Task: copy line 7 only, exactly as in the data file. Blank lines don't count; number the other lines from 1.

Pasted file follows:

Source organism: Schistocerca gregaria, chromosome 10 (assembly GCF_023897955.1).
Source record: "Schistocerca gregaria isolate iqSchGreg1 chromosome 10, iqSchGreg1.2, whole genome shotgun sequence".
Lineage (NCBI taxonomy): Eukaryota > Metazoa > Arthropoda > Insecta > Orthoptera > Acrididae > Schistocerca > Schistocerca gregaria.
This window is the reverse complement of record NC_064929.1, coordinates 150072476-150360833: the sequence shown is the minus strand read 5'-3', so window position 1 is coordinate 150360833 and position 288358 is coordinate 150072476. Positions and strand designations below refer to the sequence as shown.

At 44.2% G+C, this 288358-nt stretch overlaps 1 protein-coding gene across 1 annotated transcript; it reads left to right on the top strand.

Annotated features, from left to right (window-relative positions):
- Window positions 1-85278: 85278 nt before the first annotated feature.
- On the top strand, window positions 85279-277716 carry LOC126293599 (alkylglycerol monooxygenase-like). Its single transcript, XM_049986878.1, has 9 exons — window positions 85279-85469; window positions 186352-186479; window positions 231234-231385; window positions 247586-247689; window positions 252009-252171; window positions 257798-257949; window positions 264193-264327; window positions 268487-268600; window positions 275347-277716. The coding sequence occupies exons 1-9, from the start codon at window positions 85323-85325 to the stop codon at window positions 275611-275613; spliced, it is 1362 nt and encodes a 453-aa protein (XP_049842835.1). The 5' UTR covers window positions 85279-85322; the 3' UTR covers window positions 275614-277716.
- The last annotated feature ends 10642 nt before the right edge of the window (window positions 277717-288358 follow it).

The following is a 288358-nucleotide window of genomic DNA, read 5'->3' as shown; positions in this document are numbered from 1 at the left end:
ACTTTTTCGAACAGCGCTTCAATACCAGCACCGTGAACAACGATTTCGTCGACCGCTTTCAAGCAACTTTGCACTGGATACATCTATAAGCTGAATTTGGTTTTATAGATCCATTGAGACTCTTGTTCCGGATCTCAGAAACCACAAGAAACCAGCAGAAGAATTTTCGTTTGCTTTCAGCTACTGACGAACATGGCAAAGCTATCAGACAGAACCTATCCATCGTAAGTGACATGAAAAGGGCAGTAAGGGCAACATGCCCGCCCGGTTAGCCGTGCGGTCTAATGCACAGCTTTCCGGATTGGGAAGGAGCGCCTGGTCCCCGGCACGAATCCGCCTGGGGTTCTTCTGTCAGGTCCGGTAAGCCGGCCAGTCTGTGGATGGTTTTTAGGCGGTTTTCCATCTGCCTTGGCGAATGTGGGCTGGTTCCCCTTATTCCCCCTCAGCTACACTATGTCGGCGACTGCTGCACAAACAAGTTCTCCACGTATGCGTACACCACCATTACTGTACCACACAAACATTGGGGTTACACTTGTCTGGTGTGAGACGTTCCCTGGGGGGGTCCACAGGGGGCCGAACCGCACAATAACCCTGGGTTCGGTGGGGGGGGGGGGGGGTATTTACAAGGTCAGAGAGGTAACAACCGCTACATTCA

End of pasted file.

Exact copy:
- Window positions 1-85278: 85278 nt before the first annotated feature.